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    It was pretty dark for Swamp Thing and the DC world during Alan Moore's American Gothic story



    Swamp Thing explains the wisdom of the Parliament of Trees to Primordial Darkness

    Last edited by Old Man Ollie 1962; 09-29-2017 at 04:18 PM.

  10. #10
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    Quote Originally Posted by Brian Cronin View Post
    There were surely less tie-ins in the old days, but come on, Crisis had literally 49 tie-in issues on top of the 12-issue main series (for a total of 61 issues). Less than Civil War, of course, but not to an absurd degree.
    That is... a lot more than I thought.

    Does that include the books with a random red-skies panel though, or where there's just a brief reference to to the crossover?

  11. #11
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    Quote Originally Posted by DrNewGod View Post
    Perhaps not the darkest, but the death of Gwen Stacy was the beginning of the long, shocking march. It was particularly bleak (as originally presented) in the ambiguity of whether it was The Green Goblin or Spiderman that actually killed her.

    Personally, I think they tumbled to that one all the way back at Crisis on Infinite Earths. They've been at it ever since.
    I'd include Secret Wars and Secret Wars II with Crisis as the birth of event comics.

    But Civil War is when Marvel lost all sense of perspective.

  12. #12
    Astonishing Member Old Man Ollie 1962's Avatar
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    Clone Thor murdering Bill Foster in CW1. The racist implications behind it.

  13. #13
    Old school comic book fan WestPhillyPunisher's Avatar
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    In my opinion, NOTHING gets darker than this, for EITHER company:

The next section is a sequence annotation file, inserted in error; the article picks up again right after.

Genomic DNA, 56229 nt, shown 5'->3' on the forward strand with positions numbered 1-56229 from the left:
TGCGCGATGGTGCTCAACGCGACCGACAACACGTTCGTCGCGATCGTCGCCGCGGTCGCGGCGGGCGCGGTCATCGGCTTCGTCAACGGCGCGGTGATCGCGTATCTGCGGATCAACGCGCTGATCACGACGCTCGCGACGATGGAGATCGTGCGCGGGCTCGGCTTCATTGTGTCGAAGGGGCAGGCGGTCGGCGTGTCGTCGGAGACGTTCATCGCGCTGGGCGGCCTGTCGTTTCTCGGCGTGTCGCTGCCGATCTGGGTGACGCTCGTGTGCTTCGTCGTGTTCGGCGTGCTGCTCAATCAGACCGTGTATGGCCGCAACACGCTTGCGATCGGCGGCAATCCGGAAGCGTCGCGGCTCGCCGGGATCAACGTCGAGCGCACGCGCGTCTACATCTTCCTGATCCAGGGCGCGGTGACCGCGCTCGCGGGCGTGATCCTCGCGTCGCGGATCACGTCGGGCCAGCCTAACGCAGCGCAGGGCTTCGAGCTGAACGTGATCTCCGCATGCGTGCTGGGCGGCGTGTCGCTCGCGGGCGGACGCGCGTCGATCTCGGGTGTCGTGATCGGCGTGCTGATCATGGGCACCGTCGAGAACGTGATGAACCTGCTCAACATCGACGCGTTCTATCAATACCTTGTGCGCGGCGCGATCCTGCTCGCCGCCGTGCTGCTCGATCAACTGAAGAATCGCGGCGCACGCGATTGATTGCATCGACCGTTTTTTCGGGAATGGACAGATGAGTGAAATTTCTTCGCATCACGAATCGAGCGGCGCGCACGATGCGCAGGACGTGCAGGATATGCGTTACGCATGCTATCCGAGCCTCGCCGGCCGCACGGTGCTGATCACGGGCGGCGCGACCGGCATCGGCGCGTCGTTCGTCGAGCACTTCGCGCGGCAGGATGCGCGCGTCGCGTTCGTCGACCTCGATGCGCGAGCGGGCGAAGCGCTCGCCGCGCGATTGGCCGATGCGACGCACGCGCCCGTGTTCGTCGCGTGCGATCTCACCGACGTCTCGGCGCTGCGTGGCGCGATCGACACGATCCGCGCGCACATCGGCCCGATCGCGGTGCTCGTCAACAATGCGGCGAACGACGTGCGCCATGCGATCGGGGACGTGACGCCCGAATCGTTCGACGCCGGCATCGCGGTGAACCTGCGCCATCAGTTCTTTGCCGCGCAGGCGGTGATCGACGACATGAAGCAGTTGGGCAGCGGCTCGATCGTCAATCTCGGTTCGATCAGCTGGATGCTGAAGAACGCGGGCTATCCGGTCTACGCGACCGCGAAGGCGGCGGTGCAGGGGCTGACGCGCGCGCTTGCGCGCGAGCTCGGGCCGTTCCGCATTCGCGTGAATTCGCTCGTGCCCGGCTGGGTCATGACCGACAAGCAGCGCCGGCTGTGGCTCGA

Avatar: Here's to the late, great Steve Dillon. Best. Punisher. Artist. EVER!

  14. #14
    Boisterously Confused
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    Quote Originally Posted by Carabas View Post
    That is... a lot more than I thought.

    Does that include the books with a random red-skies panel though, or where there's just a brief reference to to the crossover?
    It varied. Everything from light touches to ongoing plots taking a break while character X gets snatched. But I see the point that you and Knight of the Lake are making.

    Quote Originally Posted by KNIGHT OF THE LAKE View Post
    Civil War was a conflict between Cap and Iron Man where the main story felt incomplete without a good chunk of the tie ins.
    You could read COIE without the tie-ins. The follow up, Legends was closer to that because if you didn't buy the Superman titles at the time (all of them) you were missing some important stuff about Darkseid's schemes.

  15. #15
    Astonishing Member SquirrelMan's Avatar
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    Quote Originally Posted by DrNewGod View Post
    It varied. Everything from light touches to ongoing plots taking a break while character X gets snatched. But I see the point that you and Knight of the Lake are making.

    You could read COIE without the tie-ins. The follow up, Legends was closer to that because if you didn't buy the Superman titles at the time (all of them) you were missing some important stuff about Darkseid's schemes.
    Yeah, and Legend at least was a fun story... Unlike Millenium, which had countless tie-ins and was a horrible mess of a story with the unreadable "New Guardians" series as its pay off. Millenium was 12 issues and 39 tie-ins.

    And every series that tied in revealed some kind of traitor. I had reveal fatigue.
    Last edited by SquirrelMan; 09-30-2017 at 08:03 AM.